How payments technology is tackling sustainability
Written by: Hayley Fisher, AUNZ Country Manager at Adyen
As talks of climate change, air pollution, and plastic in waterways continue to dominate headlines and business agendas globally, retailers big and small are quick to jump on the bandwagon. With more and more Australians wanting to shop ethically and sustainably, sustainable practices should be at the top of the agenda.
Today, conversations around climate change have evolved into a climate emergency. Adyen believes that the health of our planet is everyone’s responsibility and that building an ethical business is no longer optional. In 2019, we became a carbon neutral company by offsetting all CO2 emissions from our activities since we were founded in 2006.
Adyen’s strategy to offset emissions by investing in environmental sustainability projects has allowed us to maintain our carbon-neutral status, which we renew annually. It is our commitment to reduce greenhouse gases (GHG) emissions in the years to come.
Social responsibility and environmental impact
There has been an increase in demand from shoppers wanting quick, easy and convenient ways to purchase and receive goods. Unfortunately, this convenience often comes at the expense of the environment. According to a recent study conducted by Mastercard, across 24 countries, 58 per cent of adults are more mindful of their impact on the environment than they were pre-pandemic. 85 per cent also said they’re willing to take personal action to combat environmental and sustainability challenges in 2021 and beyond
Retailers now see sustainability as an important source of competitive advantage, as consumers across the globe call on companies and brands to take action and operate in more sustainable and eco-friendly ways.
Beyond product composition or supply chain management, how else can retailers minimise their environmental impact?
Many businesses are now proactively applying sustainable everyday retail practices, helping customers offset their impact and making sustainable retail a part of their brand story.
Becoming climate neutral
As a direct result of the pandemic, the attitudes and actions towards conscious consumption have accelerated. According to a recent survey by McKinsey and Company, one in four consumers say they are planning to focus more on environmental issues and will pay more attention to social aspects in their shopping behaviour.
In an effort to become carbon neutral and to compensate for all greenhouse gases (GHG) emitted by our company, Adyen’s environmental footprint is calculated following the GHG Protocol and complies with South Pole’s Climate Neutral label – from the energy used to power our computers, to the miles we travel when visiting our merchants or other offices – all material emission sources are also covered.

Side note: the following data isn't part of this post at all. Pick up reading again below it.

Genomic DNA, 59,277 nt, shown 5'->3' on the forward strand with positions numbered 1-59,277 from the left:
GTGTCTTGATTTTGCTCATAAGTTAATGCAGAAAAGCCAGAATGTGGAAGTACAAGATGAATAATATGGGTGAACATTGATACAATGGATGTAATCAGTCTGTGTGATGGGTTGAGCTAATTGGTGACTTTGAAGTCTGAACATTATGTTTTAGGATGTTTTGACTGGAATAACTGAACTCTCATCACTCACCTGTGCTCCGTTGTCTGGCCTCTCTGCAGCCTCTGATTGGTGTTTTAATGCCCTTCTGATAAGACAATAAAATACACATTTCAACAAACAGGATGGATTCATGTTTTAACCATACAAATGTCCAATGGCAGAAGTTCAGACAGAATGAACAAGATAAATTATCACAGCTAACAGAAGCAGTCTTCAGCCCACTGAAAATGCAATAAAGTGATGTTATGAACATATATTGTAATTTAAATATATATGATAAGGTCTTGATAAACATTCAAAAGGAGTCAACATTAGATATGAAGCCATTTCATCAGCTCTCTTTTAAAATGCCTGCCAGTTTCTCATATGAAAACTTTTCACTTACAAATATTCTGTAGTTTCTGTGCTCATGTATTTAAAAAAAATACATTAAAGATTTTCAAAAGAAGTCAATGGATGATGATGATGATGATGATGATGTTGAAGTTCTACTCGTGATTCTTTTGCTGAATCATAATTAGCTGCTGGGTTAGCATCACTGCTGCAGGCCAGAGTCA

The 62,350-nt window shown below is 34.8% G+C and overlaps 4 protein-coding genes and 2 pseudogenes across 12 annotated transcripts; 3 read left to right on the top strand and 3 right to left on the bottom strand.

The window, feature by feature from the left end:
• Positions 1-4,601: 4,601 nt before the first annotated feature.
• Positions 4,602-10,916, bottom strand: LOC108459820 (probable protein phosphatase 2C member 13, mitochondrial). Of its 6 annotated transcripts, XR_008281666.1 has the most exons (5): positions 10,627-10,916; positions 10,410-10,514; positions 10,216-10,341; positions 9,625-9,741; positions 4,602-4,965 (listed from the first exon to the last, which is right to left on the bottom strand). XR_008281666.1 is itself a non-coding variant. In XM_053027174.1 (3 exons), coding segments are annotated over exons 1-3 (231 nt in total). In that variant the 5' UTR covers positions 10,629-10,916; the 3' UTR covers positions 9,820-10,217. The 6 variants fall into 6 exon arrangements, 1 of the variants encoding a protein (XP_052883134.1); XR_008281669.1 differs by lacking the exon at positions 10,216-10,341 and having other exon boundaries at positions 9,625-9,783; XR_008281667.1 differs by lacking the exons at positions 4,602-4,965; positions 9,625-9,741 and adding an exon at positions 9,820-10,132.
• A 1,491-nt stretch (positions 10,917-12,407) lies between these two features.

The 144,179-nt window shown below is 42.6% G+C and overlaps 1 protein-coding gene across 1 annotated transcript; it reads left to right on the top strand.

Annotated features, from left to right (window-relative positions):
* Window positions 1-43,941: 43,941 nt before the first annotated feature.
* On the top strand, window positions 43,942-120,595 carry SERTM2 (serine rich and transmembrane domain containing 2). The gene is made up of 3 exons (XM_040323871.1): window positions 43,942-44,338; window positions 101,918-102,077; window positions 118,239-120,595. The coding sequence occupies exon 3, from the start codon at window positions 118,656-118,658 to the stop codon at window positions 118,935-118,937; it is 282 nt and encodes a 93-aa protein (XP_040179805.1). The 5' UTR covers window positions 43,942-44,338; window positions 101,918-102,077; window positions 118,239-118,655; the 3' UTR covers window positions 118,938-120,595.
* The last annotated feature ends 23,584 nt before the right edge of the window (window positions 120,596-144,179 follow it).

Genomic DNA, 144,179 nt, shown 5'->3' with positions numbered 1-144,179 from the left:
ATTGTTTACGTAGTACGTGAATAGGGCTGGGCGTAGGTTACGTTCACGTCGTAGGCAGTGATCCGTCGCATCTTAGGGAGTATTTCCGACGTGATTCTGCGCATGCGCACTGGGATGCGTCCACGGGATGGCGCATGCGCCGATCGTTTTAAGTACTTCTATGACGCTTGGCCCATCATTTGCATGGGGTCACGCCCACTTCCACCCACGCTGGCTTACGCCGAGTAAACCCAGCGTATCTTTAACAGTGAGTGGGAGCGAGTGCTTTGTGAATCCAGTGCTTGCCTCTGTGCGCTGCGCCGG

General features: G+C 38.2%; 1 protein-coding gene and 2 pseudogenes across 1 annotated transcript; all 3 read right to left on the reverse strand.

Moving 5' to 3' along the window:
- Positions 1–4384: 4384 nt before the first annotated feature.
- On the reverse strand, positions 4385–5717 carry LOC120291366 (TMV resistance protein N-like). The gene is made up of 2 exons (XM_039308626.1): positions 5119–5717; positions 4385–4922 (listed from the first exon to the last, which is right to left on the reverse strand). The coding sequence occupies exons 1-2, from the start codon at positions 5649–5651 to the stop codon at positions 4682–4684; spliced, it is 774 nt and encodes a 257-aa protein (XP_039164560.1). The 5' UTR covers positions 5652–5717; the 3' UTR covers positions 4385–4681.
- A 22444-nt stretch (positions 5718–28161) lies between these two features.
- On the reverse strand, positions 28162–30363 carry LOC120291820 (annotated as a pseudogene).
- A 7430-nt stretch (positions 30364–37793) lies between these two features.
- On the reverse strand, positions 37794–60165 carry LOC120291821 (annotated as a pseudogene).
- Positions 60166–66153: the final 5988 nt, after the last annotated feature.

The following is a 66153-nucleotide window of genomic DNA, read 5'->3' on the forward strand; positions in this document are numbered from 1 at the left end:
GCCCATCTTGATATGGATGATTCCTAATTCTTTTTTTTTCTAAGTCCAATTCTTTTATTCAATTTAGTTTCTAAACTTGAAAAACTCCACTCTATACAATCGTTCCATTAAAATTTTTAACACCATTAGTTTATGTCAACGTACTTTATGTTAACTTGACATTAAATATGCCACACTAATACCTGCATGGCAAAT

Adyen has also purchased credits from third-party verified emission reduction projects, also known as “carbon offsets,” as well as invested in carbon reduction projects. These projects support ongoing climate action efforts such as reforestation, wildlife protection, and education-focused subsistence farming initiatives.
For example, we are empowering subsistence farmers in Uganda, via the International Small Group and Tree Planting Program (TIST), as well as reforestation and wildlife protection on the shores of Lake Kariba, Zimbabwe with the Kariba project, which protects forests and wildlife in four national parks around the lake, supporting the regions’ sustainable development and promotes the independence of local communities thorough healthcare, clean drinking water and education.
Leveraging payments technology to do good
Today’s consumers are constantly connected and aware of what they can do with technology. As a result, it’s creating greater opportunities for retailers to meet consumer demands. Businesses are tapping into technology to change the way they operate; to be more sustainable and to enhance customer experience through new innovations.
From the introduction of the EMV chip and PIN, to mobile payments, digital wallets, payment links, and contactless solutions, payments innovation has come a long way and has driven a new era in the way we interact and transact.
As the payments technology ecosystem continues to evolve, retailers can take advantage of such innovation to implement sustainable processes. For example, retailers are using Adyen’s technology to create a seamless option for customers to give back to society and the environment. Initiatives such as Adyen Giving and Adyen Restore enable customers to donate to the merchants’ preferred charity or to fund a climate action project of choice with one click. By leveraging such technologies, retailers can also provide a more fulfilling checkout experience.
H&M Australia recently launched the Adyen Giving initiative, empowering customers to make a donation at point of purchase at hm.com to help support UNICEF’s invaluable work providing life-saving vaccinations to children whose access to vaccines has been disrupted by the COVID-19 pandemic. “We are pleased to continue our local partnership with UNICEF Australia and support their important work in helping protect children from preventable diseases, particularly during this difficult time,” said H&M Australia Country Manager, Thomas Coellner.
In today’s retail environment, sustainability is fast becoming a non-negotiable for consumers. While there’s still significant work to be done, Adyen is just one of many organisations committed to addressing sustainability challenges. Taking responsibility for our environmental footprint is part of our license to operate in today’s society. By joining forces with our merchants, this presents an opportunity to generate positive environmental impact at scale.
To find out more about Adyen visit adyen.com